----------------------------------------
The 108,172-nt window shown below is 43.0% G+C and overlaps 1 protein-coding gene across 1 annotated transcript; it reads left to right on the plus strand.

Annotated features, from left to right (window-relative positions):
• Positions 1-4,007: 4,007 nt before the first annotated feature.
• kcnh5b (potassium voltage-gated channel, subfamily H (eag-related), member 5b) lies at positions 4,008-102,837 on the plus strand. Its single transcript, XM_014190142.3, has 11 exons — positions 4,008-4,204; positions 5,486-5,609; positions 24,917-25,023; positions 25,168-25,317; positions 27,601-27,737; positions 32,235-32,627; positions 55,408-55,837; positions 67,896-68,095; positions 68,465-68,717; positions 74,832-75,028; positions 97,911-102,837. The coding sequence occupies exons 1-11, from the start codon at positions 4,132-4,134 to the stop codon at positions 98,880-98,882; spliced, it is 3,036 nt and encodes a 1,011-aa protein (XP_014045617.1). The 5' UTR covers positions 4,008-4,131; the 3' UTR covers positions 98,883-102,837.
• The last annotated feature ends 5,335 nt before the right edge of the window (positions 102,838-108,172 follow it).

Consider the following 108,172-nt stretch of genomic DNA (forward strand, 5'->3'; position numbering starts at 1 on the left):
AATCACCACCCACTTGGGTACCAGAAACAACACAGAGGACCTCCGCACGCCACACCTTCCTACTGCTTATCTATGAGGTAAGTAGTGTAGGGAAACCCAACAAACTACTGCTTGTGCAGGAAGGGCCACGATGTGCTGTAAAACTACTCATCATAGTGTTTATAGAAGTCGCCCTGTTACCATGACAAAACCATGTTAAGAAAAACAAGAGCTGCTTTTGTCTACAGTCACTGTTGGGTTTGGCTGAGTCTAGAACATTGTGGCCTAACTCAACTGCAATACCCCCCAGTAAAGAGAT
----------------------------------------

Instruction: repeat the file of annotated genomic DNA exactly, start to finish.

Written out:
The 108,172-nt window shown below is 43.0% G+C and overlaps 1 protein-coding gene across 1 annotated transcript; it reads left to right on the plus strand.

Annotated features, from left to right (window-relative positions):
• Positions 1-4,007: 4,007 nt before the first annotated feature.
• kcnh5b (potassium voltage-gated channel, subfamily H (eag-related), member 5b) lies at positions 4,008-102,837 on the plus strand. Its single transcript, XM_014190142.3, has 11 exons — positions 4,008-4,204; positions 5,486-5,609; positions 24,917-25,023; positions 25,168-25,317; positions 27,601-27,737; positions 32,235-32,627; positions 55,408-55,837; positions 67,896-68,095; positions 68,465-68,717; positions 74,832-75,028; positions 97,911-102,837. The coding sequence occupies exons 1-11, from the start codon at positions 4,132-4,134 to the stop codon at positions 98,880-98,882; spliced, it is 3,036 nt and encodes a 1,011-aa protein (XP_014045617.1). The 5' UTR covers positions 4,008-4,131; the 3' UTR covers positions 98,883-102,837.
• The last annotated feature ends 5,335 nt before the right edge of the window (positions 102,838-108,172 follow it).

Consider the following 108,172-nt stretch of genomic DNA (forward strand, 5'->3'; position numbering starts at 1 on the left):
AATCACCACCCACTTGGGTACCAGAAACAACACAGAGGACCTCCGCACGCCACACCTTCCTACTGCTTATCTATGAGGTAAGTAGTGTAGGGAAACCCAACAAACTACTGCTTGTGCAGGAAGGGCCACGATGTGCTGTAAAACTACTCATCATAGTGTTTATAGAAGTCGCCCTGTTACCATGACAAAACCATGTTAAGAAAAACAAGAGCTGCTTTTGTCTACAGTCACTGTTGGGTTTGGCTGAGTCTAGAACATTGTGGCCTAACTCAACTGCAATACCCCCCAGTAAAGAGAT